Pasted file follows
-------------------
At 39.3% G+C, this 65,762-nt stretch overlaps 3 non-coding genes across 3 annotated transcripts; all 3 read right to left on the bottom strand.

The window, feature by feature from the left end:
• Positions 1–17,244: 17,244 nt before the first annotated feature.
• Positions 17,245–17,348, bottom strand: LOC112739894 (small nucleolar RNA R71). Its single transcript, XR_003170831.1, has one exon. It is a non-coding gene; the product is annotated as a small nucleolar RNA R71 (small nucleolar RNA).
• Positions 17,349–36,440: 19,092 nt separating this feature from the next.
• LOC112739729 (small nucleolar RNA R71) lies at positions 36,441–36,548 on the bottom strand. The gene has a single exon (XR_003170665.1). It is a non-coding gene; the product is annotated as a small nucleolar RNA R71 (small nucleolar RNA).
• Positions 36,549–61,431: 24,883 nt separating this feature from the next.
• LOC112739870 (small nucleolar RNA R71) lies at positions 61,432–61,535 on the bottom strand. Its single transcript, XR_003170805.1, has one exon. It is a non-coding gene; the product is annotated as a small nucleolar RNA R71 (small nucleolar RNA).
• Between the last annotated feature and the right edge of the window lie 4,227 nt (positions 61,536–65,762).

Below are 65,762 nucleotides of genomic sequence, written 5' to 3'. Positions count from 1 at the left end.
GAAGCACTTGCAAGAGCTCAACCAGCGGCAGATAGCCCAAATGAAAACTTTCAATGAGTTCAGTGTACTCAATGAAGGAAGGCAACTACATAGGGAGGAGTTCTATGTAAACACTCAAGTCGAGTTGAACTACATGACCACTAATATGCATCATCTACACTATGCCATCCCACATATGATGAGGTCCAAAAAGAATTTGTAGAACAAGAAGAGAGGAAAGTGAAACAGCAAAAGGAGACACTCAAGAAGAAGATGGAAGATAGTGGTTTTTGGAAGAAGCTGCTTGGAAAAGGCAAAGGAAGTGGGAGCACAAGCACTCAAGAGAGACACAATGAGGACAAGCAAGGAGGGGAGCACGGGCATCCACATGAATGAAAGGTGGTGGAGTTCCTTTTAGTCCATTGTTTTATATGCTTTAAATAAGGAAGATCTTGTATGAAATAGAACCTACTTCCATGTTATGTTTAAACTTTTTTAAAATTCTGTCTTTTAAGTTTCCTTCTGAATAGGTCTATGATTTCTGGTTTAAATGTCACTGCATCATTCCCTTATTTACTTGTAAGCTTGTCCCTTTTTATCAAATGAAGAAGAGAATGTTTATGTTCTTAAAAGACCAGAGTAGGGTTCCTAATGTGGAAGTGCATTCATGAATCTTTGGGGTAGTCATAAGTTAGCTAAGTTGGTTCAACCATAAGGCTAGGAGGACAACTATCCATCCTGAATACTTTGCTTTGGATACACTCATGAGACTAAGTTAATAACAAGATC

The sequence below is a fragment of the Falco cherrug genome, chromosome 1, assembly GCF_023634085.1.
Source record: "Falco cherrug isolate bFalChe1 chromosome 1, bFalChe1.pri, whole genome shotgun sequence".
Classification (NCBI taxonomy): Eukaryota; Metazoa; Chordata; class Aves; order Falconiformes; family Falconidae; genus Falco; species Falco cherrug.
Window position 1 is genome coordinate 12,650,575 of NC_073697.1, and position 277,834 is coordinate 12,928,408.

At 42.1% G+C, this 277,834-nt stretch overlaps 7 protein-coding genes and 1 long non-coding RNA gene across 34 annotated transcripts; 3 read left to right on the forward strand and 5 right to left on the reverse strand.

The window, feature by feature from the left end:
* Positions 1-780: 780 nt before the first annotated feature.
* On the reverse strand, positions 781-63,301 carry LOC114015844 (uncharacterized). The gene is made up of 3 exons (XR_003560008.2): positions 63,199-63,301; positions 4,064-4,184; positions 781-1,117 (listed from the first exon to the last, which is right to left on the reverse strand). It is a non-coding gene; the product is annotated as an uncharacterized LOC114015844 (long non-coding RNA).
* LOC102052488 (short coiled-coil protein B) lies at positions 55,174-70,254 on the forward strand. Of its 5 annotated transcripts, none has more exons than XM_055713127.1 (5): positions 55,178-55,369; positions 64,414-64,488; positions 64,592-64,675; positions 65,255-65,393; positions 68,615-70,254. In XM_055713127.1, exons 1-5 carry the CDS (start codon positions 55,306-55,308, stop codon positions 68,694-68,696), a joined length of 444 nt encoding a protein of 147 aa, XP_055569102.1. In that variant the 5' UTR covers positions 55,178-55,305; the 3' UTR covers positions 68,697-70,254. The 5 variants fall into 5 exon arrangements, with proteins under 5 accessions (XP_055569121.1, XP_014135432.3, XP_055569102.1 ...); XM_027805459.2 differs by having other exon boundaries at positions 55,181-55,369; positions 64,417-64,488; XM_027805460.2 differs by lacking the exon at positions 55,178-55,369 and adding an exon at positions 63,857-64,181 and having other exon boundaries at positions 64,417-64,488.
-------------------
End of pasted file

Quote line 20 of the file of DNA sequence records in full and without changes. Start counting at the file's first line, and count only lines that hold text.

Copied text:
* LOC102052488 (short coiled-coil protein B) lies at positions 55,174-70,254 on the forward strand. Of its 5 annotated transcripts, none has more exons than XM_055713127.1 (5): positions 55,178-55,369; positions 64,414-64,488; positions 64,592-64,675; positions 65,255-65,393; positions 68,615-70,254. In XM_055713127.1, exons 1-5 carry the CDS (start codon positions 55,306-55,308, stop codon positions 68,694-68,696), a joined length of 444 nt encoding a protein of 147 aa, XP_055569102.1. In that variant the 5' UTR covers positions 55,178-55,305; the 3' UTR covers positions 68,697-70,254. The 5 variants fall into 5 exon arrangements, with proteins under 5 accessions (XP_055569121.1, XP_014135432.3, XP_055569102.1 ...); XM_027805459.2 differs by having other exon boundaries at positions 55,181-55,369; positions 64,417-64,488; XM_027805460.2 differs by lacking the exon at positions 55,178-55,369 and adding an exon at positions 63,857-64,181 and having other exon boundaries at positions 64,417-64,488.